We may be able to solve some puzzles intuitively (and decide not to bother ourselves with the ones that we can’t solve) but we can’t program them using our intuition… so, let us not short-sell logic :)

Downloaded Monorail and played it. I must be thoroughly right-brained to begin clicking the “Clear” button on the second puzzle of 5×5 (easy – it said!) But I completed it :) I like the game and its going to stay in my iPad for a while…but I am confident that I won’t ever complete those 50 puzzles in your lite version.

As a normal, non-deductive type user, I loved the 4x4s (I must be smarter than I thought, I told myself, I could sail through those puzzles without losing any time,) and I was feeling so proud of myself when I clicked the 5×5 button…the first puzzle was simple, the second took time, the third…well, it was challenging – I’ll come back to it later:)

So…I asked myself – does the casual gamer really wants to be challenged?

BTW, I loved the puzzle, the simplicity of the idea, and the reward (the train.) Thank you.

Great blog Aaron. You have made my day. I have been trying to make an argument for this approach to software development to the developers on my team without much success. This blog is going to be a great way for me to put it in much clearer terms. For what it’s worth, I completely agree with the “Iterate and repair” concept and have found it very successful in my own coding endeavors.

Can’t your game be thought of as an MDP? I would think that when you have Markov holding, the iterative approach might be effective. Haven’t given it much thought thought, maybe take a look at some thing like TD-Learning (eg. TD-Gammon)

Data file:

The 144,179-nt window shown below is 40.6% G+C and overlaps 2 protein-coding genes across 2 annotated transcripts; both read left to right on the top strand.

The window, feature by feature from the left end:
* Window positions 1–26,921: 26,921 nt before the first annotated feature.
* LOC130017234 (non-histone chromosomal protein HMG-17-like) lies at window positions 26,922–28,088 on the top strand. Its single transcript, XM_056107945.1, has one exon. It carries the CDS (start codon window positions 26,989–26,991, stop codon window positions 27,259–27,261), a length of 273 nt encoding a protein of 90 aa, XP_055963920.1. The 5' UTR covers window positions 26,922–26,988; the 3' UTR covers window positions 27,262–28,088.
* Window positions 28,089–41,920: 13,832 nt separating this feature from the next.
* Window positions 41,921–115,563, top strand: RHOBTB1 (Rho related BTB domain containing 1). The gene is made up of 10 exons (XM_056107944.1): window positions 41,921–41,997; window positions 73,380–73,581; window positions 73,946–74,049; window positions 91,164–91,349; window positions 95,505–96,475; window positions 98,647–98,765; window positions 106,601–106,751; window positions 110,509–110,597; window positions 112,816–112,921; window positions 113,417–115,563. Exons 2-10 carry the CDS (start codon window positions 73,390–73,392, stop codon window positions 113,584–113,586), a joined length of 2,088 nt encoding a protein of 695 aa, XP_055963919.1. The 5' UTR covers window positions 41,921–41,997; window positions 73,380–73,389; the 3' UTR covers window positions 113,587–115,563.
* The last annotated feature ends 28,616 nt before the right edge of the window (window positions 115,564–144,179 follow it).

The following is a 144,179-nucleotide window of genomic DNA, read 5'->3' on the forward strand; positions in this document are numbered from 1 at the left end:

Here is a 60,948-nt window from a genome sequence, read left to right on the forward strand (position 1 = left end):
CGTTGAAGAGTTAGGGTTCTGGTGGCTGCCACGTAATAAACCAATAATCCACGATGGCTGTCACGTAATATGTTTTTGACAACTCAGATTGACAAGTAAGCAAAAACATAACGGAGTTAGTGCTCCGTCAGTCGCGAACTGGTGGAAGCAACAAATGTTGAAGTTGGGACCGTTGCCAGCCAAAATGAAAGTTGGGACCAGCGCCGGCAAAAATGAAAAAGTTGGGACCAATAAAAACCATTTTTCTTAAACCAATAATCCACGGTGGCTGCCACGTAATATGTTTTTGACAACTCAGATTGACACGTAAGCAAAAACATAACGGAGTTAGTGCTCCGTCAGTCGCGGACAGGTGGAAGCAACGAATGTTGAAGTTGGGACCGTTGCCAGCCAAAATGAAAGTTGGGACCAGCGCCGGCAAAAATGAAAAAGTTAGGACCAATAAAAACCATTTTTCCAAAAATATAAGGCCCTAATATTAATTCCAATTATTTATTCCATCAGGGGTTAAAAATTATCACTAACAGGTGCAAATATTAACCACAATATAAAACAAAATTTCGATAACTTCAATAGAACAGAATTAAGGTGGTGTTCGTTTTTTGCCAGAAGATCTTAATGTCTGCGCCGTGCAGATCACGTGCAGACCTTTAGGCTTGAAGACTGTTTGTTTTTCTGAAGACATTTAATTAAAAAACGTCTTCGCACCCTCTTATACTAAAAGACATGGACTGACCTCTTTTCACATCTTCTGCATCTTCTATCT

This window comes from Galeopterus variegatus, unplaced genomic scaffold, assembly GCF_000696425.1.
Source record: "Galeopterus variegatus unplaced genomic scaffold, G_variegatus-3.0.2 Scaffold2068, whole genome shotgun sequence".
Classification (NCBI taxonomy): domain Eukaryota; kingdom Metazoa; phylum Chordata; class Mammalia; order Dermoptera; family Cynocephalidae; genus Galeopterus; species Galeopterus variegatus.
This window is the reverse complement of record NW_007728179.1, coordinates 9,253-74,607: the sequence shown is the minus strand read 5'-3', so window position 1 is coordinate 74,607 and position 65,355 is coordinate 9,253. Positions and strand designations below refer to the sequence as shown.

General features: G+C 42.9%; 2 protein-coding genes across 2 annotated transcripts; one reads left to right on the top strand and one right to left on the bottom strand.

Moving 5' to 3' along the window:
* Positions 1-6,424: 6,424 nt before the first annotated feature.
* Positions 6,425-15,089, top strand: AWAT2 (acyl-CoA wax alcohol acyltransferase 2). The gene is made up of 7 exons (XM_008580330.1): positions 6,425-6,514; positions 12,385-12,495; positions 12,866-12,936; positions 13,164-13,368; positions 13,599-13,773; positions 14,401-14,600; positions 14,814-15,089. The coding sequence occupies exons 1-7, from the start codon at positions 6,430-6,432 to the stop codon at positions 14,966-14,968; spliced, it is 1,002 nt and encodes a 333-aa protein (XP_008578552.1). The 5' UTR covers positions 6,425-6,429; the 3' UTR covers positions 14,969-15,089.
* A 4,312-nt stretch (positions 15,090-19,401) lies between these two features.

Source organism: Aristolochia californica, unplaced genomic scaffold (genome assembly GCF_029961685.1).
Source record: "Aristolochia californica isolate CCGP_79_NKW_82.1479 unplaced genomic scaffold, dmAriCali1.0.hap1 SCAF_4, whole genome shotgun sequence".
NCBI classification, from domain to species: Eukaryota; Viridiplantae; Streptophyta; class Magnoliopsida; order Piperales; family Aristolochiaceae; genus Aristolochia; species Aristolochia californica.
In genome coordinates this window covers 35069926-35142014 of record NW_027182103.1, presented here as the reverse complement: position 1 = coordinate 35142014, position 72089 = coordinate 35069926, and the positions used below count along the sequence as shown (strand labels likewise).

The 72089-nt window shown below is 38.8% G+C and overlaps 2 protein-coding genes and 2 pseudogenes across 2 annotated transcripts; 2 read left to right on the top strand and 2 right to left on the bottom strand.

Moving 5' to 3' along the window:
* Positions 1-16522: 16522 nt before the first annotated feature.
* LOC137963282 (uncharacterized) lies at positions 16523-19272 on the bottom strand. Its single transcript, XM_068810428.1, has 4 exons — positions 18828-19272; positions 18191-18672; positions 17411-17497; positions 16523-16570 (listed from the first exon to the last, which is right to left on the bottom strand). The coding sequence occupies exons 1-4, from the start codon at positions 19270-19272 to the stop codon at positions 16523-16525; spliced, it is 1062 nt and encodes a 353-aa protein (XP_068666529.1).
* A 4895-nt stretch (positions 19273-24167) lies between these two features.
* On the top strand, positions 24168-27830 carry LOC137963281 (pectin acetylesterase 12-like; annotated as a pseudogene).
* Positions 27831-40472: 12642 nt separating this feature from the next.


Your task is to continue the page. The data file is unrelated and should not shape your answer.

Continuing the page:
Reblogged this on Chronicles of a Web NiNja.

I am not an expert in any of the fields. But, I guess this is a constraint programming problem – where random solution + iterations are suggested to get optimal solution. Having said that, I thought it should take more time to arrive at the optimal solution. In that way, I am still surprised.

Reblogged this on Siliconomics and commented:

Careful deduction Vs Iterate, Repair strategy.

Like Taleb’s argument – “we are quite certain that the Romans, admirable engineers, built aqueducts without mathematics (Roman numerals did not make quantitative analysis very easy)”

http://statspotting.com/what-are-you-breaking-today/

i guess, this is already somewhere in the comments, but i am not the “read all the f***n comments in a thread” kind of guy.

from my personal view of solving problems, the key skill is to know when to apply which kind of problem solving strategy. like within your puzzels. when you know that at the corners, there is only one possible solution, don’t try experimenting!

The trick is not being afraid of the clear button. Product departments do a great job of telling us there is no clear button.

This is actually a standard strategy in programming computers to solve problems too, called rapid restarts: http://ftp.cs.rochester.edu/~kautz/papers/jar.pdf

Their way of solving the problem is essentially analogous to stochastic algorithms for optimization problems (see http://en.wikipedia.org/wiki/Simulated_annealing ).